Not today, as he celebrates a disc spinning career spanning more than four decades, but back in the punk days when he literally found himself between this short-lived anarchic breed of rock and a hard place.
He suffered cuts and bruises in an attack by Sex Pistols’ fans, angry that their idols were seemingly snubbed by BBC TV’s Old Grey Whistle Test, the live music show which Bob hosted.
As he explains, that late night programme centred on ‘album’ musicians while punk and new wave was very much about singles, the domain of the more mainstream Top of the Pops.
How times and trends change, yet with hindsight it is clear that Harris, not without suffering the occasional bout of misfortune, has somehow managed to deflect most of the punches thrown at him in both personal and professional life.
In early 1972, a Melody Maker article hailed him as somebody who had ‘cemented a firm relationship between himself and the audience with music as the primary justification.’
Even Harris admits now that just six years later that same scribe and magazine accurately summed up the attitude towards him at the time as ‘undeniably the most reviled personality both on television and within rock music.’ Some fall from grace!
From Whistle Test to his current shows on BBC Radio 2, Harris has spent his life at the heart of the British music industry. Along the way it has cost him dearly in friendships and finances. He confides that in his Radio 1 Sounds of the 70s days, fellow DJ John Peel was so appalled at his apparent neglect of family for work that he did not speak to him for almost 20 years.
There was a very public spat with another presenter, Bruno Brookes, whose home Harris bought but was later unable to fulfil the agreed repayments. That deal almost cost three-times-married Harris his prized record collection in compensation until the legal bods accepted that its loss would end his presenting career – one that he has revamped several times over the years.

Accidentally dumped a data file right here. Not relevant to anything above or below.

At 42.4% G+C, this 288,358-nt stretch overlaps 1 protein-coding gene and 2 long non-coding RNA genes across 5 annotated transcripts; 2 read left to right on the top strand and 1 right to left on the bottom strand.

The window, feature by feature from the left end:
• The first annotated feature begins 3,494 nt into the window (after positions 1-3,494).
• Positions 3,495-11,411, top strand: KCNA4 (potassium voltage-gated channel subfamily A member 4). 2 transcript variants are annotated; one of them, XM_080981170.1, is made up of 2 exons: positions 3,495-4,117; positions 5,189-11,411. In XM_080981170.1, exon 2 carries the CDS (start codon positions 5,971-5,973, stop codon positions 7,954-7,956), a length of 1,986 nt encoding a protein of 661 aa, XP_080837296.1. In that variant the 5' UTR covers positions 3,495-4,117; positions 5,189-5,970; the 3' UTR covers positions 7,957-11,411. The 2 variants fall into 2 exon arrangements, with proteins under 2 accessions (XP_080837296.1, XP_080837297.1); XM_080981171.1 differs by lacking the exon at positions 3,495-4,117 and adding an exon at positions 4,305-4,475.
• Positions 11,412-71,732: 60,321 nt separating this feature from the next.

Healthwise, he has fought Legionnaires’ disease and, more recently, prostate cancer – his near-brush with death spurring him on to raise funds and public awareness for a condition whose worst enemy is prevention, followed closely by early awareness.
After six years anchoring Whistle Test, Harris, concerned that ‘I’d lost my identity to my television persona,’ made a conscious decision to avoid the small screen, pursuing instead radio and live appearances.
His passion for music and musicians stretches across the spectrum, with his early-hours BBC Radio 2 shows compiled and recorded in advance in his home studio. Harris has also championed country music to British audiences, his efforts rewarded when he scooped the Americana Music Association Trailblazer Award four years ago.
But how many of his followers and fans – including a fair smattering of musicians themselves, not to mention Princess Anne who apparently dropped it into conversation while presenting his OBE for services to broadcasting – would know that he had once performed backing vocals for David Bowie?
Or that he enjoyed a long running Saturday night residency at London’s legendary Marquee Club? Or that he was a co-founder in 1968 of Time Out, a magazine whose office politics ultimately drove him out or, more accurately, prevented him from getting in when he arrived one morning to find locks had been changed because he had been voted off the editorial board in his absence.
As one door closed, another opened and he set his sights on radio, initially covering for John Peel on Radio 1 during a month-long holiday in 1970 and then enjoying the kudos of launching the BBC’s 24-hour radio service in 1991.
As the book title says, Bob Harris might still be whispering after all these years, albeit with a slightly deeper voice, but this updated and fascinating autobiography, first published 14 years ago, gives an entertaining insight into a real icon of the airwaves. The whisperer who would never settle for being a whimperer!
(Michael O’Mara, hardback, £20)